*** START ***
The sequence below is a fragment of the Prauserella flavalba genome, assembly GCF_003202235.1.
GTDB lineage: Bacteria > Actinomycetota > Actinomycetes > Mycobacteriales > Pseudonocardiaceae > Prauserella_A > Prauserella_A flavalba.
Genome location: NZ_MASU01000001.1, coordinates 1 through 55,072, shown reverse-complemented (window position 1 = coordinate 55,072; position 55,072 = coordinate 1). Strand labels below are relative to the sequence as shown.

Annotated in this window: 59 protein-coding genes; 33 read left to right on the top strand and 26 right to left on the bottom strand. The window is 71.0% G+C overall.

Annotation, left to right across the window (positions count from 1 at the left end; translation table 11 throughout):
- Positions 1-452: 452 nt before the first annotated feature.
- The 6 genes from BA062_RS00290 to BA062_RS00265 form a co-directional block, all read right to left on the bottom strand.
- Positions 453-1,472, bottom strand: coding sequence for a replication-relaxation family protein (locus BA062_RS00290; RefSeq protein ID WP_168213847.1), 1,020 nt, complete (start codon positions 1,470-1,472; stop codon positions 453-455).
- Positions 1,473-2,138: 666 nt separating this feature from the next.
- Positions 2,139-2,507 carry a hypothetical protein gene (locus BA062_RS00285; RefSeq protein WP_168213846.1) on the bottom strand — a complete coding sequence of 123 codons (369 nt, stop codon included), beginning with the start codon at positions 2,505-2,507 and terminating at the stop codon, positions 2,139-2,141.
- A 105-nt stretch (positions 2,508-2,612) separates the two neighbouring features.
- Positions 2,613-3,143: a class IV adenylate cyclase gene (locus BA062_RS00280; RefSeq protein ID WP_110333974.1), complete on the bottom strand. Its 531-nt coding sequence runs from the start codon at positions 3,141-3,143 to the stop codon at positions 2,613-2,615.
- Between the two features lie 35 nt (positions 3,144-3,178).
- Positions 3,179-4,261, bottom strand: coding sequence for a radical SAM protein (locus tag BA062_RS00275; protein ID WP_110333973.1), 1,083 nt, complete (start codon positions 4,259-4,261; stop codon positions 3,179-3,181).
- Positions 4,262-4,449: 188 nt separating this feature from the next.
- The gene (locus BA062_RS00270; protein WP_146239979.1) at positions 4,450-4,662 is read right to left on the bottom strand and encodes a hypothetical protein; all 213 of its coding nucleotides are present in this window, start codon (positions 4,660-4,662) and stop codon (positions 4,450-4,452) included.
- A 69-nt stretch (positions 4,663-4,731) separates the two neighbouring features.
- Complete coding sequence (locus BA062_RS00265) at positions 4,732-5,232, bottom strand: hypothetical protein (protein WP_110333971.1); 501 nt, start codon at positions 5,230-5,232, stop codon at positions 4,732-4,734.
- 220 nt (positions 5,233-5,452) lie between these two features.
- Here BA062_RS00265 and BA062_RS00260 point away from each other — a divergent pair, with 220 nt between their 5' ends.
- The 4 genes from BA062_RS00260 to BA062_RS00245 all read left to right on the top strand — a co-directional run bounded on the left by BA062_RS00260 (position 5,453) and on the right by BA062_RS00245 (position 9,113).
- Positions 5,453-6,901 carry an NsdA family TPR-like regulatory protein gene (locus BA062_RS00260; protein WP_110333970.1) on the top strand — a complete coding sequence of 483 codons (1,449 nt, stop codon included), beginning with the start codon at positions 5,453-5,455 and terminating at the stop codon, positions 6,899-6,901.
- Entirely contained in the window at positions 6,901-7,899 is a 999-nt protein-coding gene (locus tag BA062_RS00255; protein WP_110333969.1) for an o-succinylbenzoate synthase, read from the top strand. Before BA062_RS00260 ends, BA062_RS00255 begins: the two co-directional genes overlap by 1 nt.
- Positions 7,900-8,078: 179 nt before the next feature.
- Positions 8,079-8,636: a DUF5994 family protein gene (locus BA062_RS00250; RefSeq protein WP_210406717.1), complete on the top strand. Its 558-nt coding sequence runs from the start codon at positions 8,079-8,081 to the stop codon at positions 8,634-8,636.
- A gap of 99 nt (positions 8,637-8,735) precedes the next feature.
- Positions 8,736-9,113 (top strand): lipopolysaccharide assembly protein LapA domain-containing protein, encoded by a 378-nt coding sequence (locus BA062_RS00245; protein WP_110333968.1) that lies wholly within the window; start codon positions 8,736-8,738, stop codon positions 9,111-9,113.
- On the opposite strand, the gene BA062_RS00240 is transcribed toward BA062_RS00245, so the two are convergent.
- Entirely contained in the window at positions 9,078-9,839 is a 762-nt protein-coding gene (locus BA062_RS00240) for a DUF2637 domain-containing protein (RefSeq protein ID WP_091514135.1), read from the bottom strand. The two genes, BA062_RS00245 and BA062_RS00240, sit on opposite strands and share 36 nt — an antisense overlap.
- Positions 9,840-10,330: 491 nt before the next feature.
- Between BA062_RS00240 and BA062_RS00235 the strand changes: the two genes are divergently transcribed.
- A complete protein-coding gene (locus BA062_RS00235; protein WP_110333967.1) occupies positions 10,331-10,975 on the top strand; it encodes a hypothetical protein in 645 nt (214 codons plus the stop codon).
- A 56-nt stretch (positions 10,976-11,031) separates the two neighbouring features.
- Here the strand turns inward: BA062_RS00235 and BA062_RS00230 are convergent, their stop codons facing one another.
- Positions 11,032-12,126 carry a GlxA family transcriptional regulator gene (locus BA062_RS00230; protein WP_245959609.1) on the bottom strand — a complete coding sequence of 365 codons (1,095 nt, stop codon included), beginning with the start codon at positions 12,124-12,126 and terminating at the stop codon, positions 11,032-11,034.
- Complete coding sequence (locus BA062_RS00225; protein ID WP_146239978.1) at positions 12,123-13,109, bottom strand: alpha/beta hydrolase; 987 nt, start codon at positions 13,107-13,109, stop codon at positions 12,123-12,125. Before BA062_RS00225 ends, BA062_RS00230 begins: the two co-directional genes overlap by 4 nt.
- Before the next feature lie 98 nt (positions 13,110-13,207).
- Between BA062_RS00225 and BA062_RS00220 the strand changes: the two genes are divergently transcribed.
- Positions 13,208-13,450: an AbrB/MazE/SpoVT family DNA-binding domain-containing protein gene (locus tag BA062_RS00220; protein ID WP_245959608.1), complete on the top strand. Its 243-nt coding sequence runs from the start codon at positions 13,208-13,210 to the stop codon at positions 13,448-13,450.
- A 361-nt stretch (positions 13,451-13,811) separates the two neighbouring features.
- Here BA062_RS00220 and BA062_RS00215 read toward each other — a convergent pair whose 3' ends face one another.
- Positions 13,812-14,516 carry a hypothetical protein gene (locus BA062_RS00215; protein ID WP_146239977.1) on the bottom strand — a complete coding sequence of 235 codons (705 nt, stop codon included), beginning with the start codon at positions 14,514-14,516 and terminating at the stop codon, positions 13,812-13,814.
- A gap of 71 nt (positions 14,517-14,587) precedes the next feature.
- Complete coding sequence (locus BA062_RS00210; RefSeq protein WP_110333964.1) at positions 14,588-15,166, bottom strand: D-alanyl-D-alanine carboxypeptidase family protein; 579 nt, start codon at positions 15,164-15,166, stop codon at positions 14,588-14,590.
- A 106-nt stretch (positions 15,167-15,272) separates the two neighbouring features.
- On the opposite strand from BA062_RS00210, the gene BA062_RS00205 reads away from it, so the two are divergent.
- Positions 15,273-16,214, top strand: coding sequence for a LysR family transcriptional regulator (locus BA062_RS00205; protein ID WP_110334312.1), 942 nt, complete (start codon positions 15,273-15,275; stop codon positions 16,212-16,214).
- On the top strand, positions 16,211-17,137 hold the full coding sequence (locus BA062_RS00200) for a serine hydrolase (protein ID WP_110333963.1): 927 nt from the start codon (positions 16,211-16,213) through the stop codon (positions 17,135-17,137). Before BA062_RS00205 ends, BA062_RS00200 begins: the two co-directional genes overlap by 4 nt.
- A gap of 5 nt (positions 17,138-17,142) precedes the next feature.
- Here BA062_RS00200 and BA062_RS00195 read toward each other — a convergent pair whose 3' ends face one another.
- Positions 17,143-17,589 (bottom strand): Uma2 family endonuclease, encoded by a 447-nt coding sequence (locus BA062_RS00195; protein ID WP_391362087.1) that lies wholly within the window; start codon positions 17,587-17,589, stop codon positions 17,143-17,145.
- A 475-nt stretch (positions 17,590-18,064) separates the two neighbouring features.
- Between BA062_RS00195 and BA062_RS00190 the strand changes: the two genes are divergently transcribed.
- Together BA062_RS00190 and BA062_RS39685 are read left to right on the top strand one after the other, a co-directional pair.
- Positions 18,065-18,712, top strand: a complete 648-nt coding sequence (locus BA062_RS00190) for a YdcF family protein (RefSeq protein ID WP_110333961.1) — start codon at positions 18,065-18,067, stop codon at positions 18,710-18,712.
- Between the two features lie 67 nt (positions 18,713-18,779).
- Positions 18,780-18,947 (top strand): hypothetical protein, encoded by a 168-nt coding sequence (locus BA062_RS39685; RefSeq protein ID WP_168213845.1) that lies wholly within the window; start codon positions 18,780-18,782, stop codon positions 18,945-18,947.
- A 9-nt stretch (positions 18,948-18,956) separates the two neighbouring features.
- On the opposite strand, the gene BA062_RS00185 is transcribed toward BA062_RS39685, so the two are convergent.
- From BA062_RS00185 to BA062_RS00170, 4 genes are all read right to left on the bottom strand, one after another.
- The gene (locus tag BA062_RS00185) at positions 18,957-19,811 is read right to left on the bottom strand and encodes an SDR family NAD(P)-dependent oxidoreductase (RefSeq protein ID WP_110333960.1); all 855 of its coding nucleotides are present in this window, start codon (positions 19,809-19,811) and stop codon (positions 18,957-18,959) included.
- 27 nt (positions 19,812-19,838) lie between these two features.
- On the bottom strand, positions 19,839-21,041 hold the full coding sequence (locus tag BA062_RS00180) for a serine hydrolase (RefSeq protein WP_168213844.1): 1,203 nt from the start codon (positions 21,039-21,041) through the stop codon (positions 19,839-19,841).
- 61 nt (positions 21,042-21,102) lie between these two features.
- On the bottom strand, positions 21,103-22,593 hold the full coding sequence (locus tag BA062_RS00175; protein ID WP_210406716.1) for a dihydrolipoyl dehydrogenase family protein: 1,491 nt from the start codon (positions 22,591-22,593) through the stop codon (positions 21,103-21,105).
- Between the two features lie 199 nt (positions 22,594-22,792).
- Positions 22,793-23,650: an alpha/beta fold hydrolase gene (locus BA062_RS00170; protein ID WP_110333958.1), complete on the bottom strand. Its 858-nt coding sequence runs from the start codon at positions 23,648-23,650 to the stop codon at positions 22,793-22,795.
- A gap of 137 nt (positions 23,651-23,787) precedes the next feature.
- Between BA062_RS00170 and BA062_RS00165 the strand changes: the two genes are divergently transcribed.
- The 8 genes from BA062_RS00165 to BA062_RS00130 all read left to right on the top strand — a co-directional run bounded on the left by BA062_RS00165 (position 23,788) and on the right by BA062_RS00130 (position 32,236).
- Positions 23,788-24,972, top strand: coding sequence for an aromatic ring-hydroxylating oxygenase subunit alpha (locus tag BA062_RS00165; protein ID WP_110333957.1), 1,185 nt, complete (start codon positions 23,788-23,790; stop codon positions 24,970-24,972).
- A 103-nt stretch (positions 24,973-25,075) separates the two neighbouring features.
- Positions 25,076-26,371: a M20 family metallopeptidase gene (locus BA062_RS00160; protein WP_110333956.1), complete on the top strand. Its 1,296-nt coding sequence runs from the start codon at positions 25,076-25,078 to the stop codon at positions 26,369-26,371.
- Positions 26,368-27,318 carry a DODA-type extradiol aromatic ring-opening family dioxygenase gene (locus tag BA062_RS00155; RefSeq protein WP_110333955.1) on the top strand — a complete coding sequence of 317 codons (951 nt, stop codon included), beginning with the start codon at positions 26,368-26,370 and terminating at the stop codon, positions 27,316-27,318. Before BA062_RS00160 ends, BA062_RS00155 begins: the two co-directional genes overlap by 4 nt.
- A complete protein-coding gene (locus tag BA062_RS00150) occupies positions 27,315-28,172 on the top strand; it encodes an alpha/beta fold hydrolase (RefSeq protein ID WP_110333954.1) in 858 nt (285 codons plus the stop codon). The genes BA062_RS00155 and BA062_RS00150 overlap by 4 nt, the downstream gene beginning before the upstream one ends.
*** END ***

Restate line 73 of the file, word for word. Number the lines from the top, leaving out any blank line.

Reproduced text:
- Positions 25,076-26,371: a M20 family metallopeptidase gene (locus BA062_RS00160; protein WP_110333956.1), complete on the top strand. Its 1,296-nt coding sequence runs from the start codon at positions 25,076-25,078 to the stop codon at positions 26,369-26,371.